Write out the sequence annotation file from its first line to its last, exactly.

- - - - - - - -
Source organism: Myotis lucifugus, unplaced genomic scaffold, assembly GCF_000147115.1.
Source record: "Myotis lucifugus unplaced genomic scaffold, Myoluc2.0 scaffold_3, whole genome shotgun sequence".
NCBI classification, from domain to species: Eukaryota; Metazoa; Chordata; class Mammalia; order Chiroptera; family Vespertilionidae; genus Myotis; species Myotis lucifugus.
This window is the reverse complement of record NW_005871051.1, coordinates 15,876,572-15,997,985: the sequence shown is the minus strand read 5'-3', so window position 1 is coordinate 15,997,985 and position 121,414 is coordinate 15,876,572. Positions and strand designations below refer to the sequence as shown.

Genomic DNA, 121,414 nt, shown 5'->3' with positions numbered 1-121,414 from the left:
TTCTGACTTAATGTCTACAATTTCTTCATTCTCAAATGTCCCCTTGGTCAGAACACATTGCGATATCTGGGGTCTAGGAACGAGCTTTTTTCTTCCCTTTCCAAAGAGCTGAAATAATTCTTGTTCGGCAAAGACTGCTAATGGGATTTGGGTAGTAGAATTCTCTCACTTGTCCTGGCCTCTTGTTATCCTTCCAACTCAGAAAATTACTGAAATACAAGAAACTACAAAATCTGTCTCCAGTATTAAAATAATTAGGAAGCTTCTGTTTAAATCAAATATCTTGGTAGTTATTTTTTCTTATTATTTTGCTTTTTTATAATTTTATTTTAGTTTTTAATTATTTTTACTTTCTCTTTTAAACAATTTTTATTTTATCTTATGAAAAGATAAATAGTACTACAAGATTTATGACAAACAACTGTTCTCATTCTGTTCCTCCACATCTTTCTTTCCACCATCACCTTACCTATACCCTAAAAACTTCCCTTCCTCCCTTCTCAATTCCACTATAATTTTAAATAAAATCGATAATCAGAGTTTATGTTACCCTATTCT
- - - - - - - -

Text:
Source organism: Myotis lucifugus, unplaced genomic scaffold, assembly GCF_000147115.1.
Source record: "Myotis lucifugus unplaced genomic scaffold, Myoluc2.0 scaffold_3, whole genome shotgun sequence".
NCBI classification, from domain to species: Eukaryota; Metazoa; Chordata; class Mammalia; order Chiroptera; family Vespertilionidae; genus Myotis; species Myotis lucifugus.
This window is the reverse complement of record NW_005871051.1, coordinates 15,876,572-15,997,985: the sequence shown is the minus strand read 5'-3', so window position 1 is coordinate 15,997,985 and position 121,414 is coordinate 15,876,572. Positions and strand designations below refer to the sequence as shown.

Genomic DNA, 121,414 nt, shown 5'->3' with positions numbered 1-121,414 from the left:
TTCTGACTTAATGTCTACAATTTCTTCATTCTCAAATGTCCCCTTGGTCAGAACACATTGCGATATCTGGGGTCTAGGAACGAGCTTTTTTCTTCCCTTTCCAAAGAGCTGAAATAATTCTTGTTCGGCAAAGACTGCTAATGGGATTTGGGTAGTAGAATTCTCTCACTTGTCCTGGCCTCTTGTTATCCTTCCAACTCAGAAAATTACTGAAATACAAGAAACTACAAAATCTGTCTCCAGTATTAAAATAATTAGGAAGCTTCTGTTTAAATCAAATATCTTGGTAGTTATTTTTTCTTATTATTTTGCTTTTTTATAATTTTATTTTAGTTTTTAATTATTTTTACTTTCTCTTTTAAACAATTTTTATTTTATCTTATGAAAAGATAAATAGTACTACAAGATTTATGACAAACAACTGTTCTCATTCTGTTCCTCCACATCTTTCTTTCCACCATCACCTTACCTATACCCTAAAAACTTCCCTTCCTCCCTTCTCAATTCCACTATAATTTTAAATAAAATCGATAATCAGAGTTTATGTTACCCTATTCT